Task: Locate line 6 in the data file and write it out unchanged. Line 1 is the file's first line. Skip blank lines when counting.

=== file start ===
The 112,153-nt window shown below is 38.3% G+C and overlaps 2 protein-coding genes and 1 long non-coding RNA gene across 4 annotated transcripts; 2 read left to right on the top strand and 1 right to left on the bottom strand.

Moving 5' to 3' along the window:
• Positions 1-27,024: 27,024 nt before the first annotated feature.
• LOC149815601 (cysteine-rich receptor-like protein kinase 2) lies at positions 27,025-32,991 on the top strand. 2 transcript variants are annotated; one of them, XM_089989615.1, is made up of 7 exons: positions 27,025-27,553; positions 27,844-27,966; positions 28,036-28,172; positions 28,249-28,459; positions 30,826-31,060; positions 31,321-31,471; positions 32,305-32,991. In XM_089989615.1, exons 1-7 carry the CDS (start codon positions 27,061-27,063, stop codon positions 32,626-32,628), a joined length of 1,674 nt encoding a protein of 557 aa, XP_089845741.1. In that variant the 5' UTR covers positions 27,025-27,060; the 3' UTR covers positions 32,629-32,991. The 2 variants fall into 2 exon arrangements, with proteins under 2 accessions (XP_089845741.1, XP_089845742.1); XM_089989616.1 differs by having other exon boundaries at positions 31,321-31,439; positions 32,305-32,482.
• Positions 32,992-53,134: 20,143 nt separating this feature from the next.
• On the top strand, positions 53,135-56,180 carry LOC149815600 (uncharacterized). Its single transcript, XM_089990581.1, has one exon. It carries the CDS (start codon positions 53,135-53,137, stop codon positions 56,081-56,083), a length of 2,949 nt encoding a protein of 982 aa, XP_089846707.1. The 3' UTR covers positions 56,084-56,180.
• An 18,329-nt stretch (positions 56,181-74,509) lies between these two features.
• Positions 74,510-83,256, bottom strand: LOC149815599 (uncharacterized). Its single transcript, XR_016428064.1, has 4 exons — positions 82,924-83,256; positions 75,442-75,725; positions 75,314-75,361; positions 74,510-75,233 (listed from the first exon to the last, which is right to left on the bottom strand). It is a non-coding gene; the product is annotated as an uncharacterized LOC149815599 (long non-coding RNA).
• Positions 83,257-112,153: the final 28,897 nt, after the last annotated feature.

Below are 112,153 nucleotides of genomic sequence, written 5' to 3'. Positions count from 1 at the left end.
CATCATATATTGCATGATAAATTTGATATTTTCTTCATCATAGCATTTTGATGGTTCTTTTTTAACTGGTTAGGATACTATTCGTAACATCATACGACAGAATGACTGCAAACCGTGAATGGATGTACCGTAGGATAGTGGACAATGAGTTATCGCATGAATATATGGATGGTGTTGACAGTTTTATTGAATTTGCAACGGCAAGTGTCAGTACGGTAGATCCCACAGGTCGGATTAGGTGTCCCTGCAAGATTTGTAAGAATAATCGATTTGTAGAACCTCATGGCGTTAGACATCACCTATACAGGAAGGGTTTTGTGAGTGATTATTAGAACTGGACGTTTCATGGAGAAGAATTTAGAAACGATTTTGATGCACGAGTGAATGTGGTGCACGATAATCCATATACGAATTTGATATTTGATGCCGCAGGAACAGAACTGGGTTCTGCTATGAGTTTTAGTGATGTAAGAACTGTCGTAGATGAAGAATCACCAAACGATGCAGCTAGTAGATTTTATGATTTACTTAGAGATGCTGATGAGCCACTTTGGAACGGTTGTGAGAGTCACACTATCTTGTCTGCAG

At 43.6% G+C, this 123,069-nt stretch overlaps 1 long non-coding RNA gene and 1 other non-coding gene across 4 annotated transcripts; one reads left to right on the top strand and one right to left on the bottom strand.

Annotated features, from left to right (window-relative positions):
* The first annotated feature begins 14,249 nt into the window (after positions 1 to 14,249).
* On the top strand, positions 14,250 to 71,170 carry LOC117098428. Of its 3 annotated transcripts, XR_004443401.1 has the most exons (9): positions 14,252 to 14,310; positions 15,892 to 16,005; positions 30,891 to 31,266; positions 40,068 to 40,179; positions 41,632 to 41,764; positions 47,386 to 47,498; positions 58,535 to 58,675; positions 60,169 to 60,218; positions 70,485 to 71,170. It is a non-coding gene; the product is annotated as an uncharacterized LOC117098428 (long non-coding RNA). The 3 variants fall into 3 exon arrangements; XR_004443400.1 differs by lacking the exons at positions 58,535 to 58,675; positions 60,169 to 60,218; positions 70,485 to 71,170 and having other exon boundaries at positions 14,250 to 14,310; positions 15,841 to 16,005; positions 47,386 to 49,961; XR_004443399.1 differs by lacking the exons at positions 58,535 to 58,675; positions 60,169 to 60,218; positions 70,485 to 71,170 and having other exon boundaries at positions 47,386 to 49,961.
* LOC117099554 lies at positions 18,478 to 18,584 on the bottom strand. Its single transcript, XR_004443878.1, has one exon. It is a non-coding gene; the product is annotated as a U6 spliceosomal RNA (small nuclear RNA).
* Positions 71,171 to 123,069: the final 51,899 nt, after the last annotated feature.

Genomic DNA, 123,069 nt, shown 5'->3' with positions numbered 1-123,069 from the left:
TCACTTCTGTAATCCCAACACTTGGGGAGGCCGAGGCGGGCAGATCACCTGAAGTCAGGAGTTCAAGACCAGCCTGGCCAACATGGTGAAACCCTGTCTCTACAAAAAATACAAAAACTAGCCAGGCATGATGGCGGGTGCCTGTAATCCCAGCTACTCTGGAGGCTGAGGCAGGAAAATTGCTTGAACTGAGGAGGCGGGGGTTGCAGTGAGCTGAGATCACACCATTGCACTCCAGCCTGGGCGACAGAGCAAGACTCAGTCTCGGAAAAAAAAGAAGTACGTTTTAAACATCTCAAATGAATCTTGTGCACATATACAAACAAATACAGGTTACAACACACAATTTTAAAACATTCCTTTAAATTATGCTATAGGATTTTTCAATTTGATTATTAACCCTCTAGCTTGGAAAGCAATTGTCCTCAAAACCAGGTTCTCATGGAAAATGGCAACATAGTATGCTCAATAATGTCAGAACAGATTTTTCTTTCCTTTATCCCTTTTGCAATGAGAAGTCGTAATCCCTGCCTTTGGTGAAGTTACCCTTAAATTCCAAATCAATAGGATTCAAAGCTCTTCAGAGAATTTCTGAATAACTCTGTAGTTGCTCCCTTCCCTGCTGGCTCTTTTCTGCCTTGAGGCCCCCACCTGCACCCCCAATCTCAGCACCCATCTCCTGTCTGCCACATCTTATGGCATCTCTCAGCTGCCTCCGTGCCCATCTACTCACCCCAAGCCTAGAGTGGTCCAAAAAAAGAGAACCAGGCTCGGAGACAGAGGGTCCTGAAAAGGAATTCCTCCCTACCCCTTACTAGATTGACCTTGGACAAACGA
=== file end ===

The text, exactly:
• On the top strand, positions 53,135-56,180 carry LOC149815600 (uncharacterized). Its single transcript, XM_089990581.1, has one exon. It carries the CDS (start codon positions 53,135-53,137, stop codon positions 56,081-56,083), a length of 2,949 nt encoding a protein of 982 aa, XP_089846707.1. The 3' UTR covers positions 56,084-56,180.